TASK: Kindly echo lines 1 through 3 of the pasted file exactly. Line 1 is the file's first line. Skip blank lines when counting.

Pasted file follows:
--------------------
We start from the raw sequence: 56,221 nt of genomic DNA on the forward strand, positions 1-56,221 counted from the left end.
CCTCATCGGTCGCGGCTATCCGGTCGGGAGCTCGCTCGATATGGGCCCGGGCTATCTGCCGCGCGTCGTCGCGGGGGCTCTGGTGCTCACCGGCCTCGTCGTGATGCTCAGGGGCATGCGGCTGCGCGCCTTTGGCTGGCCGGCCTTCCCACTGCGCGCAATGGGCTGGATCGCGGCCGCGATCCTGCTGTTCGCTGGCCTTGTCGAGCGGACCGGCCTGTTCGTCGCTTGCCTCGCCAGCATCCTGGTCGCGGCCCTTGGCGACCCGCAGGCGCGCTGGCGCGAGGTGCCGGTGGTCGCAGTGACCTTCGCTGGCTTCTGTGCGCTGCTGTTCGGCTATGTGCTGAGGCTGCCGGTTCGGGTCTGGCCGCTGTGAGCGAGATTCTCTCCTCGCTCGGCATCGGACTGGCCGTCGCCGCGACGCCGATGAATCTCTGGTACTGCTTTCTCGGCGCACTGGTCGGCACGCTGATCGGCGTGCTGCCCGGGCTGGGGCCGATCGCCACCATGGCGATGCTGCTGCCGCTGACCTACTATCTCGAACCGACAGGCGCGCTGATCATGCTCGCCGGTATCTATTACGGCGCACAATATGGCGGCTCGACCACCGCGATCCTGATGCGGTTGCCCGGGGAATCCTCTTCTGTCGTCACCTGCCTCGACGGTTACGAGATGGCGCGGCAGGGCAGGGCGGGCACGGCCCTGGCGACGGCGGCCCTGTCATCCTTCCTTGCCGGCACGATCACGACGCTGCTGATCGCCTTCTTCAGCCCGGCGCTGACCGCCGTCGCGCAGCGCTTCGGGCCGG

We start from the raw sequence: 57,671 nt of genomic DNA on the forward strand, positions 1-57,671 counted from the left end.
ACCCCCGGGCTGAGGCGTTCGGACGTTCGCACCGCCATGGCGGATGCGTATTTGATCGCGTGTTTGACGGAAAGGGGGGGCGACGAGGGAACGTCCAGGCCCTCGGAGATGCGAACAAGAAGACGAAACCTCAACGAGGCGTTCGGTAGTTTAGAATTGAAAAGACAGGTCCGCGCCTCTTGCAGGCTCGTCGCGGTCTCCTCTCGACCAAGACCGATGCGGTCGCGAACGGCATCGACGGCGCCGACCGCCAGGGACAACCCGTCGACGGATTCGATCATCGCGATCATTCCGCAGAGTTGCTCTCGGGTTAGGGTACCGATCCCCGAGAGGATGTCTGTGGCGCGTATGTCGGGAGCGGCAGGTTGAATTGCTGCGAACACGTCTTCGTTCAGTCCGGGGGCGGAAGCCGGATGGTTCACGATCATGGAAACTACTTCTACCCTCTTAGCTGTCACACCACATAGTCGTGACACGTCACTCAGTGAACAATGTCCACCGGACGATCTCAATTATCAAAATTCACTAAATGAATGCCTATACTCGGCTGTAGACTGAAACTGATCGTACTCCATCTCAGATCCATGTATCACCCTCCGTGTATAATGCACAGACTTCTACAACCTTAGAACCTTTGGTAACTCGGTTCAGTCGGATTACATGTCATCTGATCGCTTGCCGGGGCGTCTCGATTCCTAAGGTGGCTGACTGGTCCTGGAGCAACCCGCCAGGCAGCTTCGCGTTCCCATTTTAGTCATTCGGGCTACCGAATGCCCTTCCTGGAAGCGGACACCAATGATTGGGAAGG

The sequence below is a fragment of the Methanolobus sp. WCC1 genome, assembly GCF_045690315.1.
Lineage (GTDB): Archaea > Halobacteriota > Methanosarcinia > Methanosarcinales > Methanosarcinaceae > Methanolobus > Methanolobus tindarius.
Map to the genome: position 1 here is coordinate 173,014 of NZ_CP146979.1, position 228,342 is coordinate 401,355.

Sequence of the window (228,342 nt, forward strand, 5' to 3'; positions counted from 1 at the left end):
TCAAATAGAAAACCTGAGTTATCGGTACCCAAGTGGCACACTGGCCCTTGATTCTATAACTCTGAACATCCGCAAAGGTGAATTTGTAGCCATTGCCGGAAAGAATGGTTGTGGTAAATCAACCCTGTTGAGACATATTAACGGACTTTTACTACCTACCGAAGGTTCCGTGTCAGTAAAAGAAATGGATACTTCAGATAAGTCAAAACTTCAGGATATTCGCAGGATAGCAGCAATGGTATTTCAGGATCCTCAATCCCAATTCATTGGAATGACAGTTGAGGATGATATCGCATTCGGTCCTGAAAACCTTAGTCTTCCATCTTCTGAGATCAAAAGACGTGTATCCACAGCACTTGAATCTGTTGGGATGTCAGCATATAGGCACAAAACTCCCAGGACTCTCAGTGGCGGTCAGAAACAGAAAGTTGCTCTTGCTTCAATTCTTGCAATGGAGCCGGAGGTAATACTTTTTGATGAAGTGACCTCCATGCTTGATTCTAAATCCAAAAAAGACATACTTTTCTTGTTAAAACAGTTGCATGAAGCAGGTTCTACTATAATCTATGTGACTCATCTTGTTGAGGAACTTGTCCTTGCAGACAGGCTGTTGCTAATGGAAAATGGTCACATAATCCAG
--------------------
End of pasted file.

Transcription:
We start from the raw sequence: 56,221 nt of genomic DNA on the forward strand, positions 1-56,221 counted from the left end.
CCTCATCGGTCGCGGCTATCCGGTCGGGAGCTCGCTCGATATGGGCCCGGGCTATCTGCCGCGCGTCGTCGCGGGGGCTCTGGTGCTCACCGGCCTCGTCGTGATGCTCAGGGGCATGCGGCTGCGCGCCTTTGGCTGGCCGGCCTTCCCACTGCGCGCAATGGGCTGGATCGCGGCCGCGATCCTGCTGTTCGCTGGCCTTGTCGAGCGGACCGGCCTGTTCGTCGCTTGCCTCGCCAGCATCCTGGTCGCGGCCCTTGGCGACCCGCAGGCGCGCTGGCGCGAGGTGCCGGTGGTCGCAGTGACCTTCGCTGGCTTCTGTGCGCTGCTGTTCGGCTATGTGCTGAGGCTGCCGGTTCGGGTCTGGCCGCTGTGAGCGAGATTCTCTCCTCGCTCGGCATCGGACTGGCCGTCGCCGCGACGCCGATGAATCTCTGGTACTGCTTTCTCGGCGCACTGGTCGGCACGCTGATCGGCGTGCTGCCCGGGCTGGGGCCGATCGCCACCATGGCGATGCTGCTGCCGCTGACCTACTATCTCGAACCGACAGGCGCGCTGATCATGCTCGCCGGTATCTATTACGGCGCACAATATGGCGGCTCGACCACCGCGATCCTGATGCGGTTGCCCGGGGAATCCTCTTCTGTCGTCACCTGCCTCGACGGTTACGAGATGGCGCGGCAGGGCAGGGCGGGCACGGCCCTGGCGACGGCGGCCCTGTCATCCTTCCTTGCCGGCACGATCACGACGCTGCTGATCGCCTTCTTCAGCCCGGCGCTGACCGCCGTCGCGCAGCGCTTCGGGCCGG

We start from the raw sequence: 57,671 nt of genomic DNA on the forward strand, positions 1-57,671 counted from the left end.